[lin_video src=http://eplayer.clipsyndicate.com/embed/player.js?aspect_ratio=3x2&auto_next=1&auto_start=0&div_id=videoplayer-1379993589&height=510&page_count=5&pf_id=9619&show_title=1&va_id=4371017&width=650&windows=2 service=syndicaster width=650 height=510 div_id=videoplayer-1379993589 type=script]
A day after KHON2 News aired an exclusive story about dozens of goats bound, duct taped, and stolen from a Kahuku farm, Honolulu police are on the hunt for those responsible.
“All I could say is that when I saw some of the nannies I loved were gone, it broke my heart,” Kahuku rancher Keal Pontin said.
Pontin talked about the loss he suffered on Friday. When he and his family got to their Kahuku farm, they realized half of their goat herd was gone.
“It made my heart sink thinking of what happened to my good animals that I loved,” Pontin said.
Twenty-three goats were stolen. Those left behind had ropes around their necks and duct tape covering their mouths.
Numerous tips have come in since KHON2 first aired the story on Sunday. We even received a tip of the goats spotted on the North Shore.
“Well, somebody had to have some familiarity with goats and what they were stealing. They weren’t just taking them to slaughter them,” said Sen. Clarence Nishihara (D) Agriculture Committee Chair.
Sen. Nishihara says goat theft is unusual, but the crime is serious.
“In 1990, the law was passed on agricultural theft and it was updated in 2006 to include goats,” Sen. Nishihara said.
The law was also changed from a misdemeanor to a felony because the value of livestock had gone up. In fact, the Kahuku rancher says his stolen purebred goats are worth $10,000.
According to the law, a person convicted of committing this crime can face up to a year in prison and be fined at least $1,000 or restitution.
“We could look at increasing the penalty if that’s what it comes to, I suppose,” Sen. Nishihara said.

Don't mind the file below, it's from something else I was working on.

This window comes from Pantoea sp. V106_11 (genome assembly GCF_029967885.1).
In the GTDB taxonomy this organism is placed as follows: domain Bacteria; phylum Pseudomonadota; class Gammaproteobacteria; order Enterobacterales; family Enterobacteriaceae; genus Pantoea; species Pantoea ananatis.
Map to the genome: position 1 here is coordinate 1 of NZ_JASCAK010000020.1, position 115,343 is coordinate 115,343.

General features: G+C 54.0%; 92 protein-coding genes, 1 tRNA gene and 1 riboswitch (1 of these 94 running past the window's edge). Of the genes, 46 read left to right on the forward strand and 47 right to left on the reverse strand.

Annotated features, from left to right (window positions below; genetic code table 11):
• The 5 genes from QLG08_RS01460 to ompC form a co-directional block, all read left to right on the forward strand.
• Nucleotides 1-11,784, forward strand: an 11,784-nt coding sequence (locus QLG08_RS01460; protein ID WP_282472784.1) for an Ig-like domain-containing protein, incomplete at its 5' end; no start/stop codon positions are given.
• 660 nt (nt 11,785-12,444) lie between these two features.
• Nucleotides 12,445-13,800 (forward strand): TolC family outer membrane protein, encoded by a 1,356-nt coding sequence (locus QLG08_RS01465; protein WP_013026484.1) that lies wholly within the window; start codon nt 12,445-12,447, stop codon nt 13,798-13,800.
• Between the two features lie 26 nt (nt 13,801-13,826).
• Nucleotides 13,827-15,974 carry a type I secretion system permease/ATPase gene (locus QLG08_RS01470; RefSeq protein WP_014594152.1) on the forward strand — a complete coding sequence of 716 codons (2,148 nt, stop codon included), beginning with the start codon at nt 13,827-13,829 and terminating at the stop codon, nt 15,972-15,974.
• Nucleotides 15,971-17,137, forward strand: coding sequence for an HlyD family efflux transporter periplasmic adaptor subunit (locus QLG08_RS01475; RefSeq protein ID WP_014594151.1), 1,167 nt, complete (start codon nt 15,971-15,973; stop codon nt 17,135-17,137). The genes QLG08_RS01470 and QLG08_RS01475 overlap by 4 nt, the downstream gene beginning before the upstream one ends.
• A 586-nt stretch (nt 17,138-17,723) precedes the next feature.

Many of the missing female goats were due to have babies this week.
“They were our good ones that we planned to build our herd off of. So losing them not only was it financially troubling, it was emotional too,” Pontin said.
The Kahuku goat farm is offering a reward to anyone who can return their goats or provide information that could lead to an arrest. They can be reached at (808) 284-0356.
Anyone with information about the case is also urged to call police.
Related story: Kahuku goats stolen, bound, duct taped
Hawaii Revised Statutes: §708-835.5 Theft of livestock. (1) A person commits the offense of theft of livestock if the person commits theft by:
(a) Having in the person’s possession a live animal of the bovine, equine, swine, sheep, or goat species, or its carcass or meat, while in or upon premises that the person knowingly entered or remained unlawfully in or upon, and that are fenced or enclosed in a manner designed to exclude intruders; or
(b) Having in the person’s possession a live animal, carcass, or meat in any other location.
(2) Possession of livestock without a livestock ownership and movement certificate, when a certificate is required pursuant to section 142-49, is prima facie evidence that the livestock is or has been stolen.
(3) Theft of livestock is a class C felony.
(4) A person convicted of committing the offense of theft of livestock shall be sentenced in accordance with chapter 706, except that for a first offense the court shall impose a minimum sentence of a fine of at least $1,000 or restitution, whichever is greater. [L 1990, c 28, §1; am L 2005, c 182, §4; am L 2006, c 230, §39]